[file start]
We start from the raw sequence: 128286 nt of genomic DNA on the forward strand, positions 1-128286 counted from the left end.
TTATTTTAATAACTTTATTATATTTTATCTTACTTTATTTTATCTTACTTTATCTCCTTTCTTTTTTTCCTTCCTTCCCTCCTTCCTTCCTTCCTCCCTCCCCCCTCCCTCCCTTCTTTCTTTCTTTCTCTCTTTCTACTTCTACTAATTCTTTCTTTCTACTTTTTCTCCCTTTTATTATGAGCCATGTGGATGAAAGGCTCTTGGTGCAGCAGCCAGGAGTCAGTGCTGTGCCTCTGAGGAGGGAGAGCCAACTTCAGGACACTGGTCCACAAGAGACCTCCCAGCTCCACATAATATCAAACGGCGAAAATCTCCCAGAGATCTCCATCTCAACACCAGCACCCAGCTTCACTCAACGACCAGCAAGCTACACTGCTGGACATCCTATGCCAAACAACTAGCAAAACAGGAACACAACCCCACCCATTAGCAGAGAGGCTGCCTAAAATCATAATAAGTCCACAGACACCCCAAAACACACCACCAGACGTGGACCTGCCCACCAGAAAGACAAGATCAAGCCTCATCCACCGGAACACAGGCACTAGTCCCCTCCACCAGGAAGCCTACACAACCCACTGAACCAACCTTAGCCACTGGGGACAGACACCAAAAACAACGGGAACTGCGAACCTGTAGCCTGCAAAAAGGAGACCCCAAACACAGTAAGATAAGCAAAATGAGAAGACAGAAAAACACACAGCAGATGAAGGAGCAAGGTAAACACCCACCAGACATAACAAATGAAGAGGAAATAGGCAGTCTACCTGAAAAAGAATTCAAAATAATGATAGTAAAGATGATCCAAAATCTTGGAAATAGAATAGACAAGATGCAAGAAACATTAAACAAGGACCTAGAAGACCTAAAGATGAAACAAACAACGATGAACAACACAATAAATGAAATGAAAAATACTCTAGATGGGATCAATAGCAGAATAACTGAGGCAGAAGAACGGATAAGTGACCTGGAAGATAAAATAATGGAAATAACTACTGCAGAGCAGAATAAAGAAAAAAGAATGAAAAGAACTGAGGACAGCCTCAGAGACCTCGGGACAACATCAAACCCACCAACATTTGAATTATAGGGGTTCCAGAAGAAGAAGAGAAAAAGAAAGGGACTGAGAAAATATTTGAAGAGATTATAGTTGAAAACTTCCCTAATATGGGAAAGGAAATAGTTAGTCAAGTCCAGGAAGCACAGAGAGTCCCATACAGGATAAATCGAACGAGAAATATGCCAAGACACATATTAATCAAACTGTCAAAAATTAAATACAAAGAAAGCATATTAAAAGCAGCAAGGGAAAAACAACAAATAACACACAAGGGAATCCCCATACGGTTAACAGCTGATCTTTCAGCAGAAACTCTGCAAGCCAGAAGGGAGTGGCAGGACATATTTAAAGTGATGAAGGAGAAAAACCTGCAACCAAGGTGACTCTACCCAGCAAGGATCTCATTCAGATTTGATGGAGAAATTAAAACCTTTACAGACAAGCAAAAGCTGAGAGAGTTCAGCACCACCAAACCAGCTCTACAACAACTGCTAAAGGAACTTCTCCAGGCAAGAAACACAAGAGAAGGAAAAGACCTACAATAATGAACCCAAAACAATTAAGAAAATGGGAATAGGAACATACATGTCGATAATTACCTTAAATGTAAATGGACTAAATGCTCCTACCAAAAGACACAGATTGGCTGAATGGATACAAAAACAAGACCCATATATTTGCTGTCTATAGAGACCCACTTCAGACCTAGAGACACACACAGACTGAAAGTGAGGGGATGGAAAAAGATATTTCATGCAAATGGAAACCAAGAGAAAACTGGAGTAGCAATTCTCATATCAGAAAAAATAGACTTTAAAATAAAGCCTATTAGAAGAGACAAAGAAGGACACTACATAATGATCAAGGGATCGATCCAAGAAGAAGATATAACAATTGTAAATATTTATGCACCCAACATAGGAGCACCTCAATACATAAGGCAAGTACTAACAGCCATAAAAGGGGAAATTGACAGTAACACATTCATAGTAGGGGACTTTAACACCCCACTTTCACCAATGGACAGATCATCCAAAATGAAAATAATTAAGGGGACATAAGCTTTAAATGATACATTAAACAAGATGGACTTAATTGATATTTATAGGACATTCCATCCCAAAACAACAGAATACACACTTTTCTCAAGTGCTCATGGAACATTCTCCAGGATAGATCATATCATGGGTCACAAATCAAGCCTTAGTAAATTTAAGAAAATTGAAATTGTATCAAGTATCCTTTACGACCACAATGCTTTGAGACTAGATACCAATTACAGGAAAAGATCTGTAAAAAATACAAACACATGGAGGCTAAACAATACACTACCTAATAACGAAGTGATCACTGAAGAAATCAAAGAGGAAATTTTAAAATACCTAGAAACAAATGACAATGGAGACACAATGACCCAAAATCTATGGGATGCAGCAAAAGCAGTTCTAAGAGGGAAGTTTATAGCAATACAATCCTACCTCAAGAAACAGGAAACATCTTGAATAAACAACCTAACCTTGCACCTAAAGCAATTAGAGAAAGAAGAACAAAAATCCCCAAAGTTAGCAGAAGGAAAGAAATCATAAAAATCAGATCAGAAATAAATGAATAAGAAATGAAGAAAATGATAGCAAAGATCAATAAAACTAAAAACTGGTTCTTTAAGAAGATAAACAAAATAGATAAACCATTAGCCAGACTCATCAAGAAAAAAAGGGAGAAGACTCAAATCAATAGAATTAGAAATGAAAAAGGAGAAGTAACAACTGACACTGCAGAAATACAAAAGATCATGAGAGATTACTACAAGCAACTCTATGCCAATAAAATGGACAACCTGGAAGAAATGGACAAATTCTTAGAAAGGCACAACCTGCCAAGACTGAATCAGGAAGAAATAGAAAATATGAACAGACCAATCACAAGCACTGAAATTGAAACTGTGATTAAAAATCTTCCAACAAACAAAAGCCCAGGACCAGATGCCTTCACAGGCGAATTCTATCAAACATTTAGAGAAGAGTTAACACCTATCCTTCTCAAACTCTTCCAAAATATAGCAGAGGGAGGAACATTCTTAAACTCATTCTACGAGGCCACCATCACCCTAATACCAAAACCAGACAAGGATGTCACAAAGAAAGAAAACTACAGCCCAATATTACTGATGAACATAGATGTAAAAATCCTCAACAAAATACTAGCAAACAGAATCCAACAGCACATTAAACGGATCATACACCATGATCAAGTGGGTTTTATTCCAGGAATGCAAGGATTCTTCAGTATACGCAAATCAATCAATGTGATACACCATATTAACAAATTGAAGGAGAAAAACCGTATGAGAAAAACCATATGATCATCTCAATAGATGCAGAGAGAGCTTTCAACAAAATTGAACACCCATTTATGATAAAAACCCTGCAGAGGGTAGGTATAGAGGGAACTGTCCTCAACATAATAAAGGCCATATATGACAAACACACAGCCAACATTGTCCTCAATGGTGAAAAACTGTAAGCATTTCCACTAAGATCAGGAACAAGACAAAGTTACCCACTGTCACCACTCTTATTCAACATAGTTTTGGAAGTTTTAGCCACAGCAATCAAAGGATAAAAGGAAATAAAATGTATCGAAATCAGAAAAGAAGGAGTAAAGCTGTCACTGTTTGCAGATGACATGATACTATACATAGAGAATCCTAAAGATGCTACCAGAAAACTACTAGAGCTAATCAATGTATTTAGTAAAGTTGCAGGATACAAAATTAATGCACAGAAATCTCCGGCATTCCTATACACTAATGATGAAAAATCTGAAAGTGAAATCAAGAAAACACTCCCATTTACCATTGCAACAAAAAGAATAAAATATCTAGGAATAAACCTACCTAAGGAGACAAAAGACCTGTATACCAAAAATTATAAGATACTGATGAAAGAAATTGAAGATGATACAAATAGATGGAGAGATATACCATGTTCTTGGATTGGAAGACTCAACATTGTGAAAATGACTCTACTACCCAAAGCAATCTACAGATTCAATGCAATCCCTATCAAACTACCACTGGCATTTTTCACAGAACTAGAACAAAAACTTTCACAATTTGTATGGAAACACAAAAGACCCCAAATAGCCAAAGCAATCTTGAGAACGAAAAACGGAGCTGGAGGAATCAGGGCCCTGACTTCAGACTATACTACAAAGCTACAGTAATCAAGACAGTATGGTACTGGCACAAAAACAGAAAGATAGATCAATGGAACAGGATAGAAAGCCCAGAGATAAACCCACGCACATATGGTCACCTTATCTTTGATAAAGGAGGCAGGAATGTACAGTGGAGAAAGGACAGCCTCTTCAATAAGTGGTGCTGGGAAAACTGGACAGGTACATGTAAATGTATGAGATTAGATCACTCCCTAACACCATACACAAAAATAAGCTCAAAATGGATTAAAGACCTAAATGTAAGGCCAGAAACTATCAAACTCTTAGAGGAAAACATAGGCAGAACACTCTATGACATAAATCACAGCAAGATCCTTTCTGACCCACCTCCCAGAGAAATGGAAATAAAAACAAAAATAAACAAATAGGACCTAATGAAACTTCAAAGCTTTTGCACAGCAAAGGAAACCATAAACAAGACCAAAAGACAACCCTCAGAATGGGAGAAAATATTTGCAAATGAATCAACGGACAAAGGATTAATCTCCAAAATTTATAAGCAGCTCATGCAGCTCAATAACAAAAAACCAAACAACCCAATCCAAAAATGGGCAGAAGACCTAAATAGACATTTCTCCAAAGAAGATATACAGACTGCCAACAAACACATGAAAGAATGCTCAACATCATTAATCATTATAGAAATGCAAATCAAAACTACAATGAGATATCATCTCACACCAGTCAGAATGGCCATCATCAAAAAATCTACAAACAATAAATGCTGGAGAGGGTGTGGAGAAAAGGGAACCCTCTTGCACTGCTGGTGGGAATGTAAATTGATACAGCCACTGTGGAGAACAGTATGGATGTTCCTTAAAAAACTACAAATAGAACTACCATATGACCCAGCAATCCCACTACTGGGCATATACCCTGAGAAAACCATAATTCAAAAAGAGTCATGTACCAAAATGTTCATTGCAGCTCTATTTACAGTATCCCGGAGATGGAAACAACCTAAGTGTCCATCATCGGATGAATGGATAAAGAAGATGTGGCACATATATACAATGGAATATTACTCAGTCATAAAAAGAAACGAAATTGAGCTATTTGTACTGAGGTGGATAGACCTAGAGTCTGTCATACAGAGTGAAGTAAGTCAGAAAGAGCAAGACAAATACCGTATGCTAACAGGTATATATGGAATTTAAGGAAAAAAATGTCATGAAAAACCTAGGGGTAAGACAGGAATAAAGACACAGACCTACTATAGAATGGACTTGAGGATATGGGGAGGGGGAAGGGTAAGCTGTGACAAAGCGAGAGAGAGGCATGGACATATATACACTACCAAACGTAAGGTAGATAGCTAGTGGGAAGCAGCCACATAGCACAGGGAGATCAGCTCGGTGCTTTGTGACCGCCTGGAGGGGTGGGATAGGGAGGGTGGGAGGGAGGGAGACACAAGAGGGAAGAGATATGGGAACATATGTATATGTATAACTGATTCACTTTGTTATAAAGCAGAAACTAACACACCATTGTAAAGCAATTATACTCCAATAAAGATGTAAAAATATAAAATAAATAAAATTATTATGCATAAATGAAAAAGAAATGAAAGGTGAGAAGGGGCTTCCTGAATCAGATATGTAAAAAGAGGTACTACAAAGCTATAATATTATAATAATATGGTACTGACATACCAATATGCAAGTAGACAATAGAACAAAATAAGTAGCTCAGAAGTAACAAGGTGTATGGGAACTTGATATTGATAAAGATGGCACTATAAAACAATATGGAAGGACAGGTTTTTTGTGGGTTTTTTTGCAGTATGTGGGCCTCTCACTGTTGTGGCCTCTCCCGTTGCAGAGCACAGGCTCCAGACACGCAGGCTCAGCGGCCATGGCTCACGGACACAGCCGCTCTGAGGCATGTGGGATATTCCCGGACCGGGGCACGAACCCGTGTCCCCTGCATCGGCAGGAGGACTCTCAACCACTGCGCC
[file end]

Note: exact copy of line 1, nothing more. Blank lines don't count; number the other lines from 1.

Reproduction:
We start from the raw sequence: 128286 nt of genomic DNA on the forward strand, positions 1-128286 counted from the left end.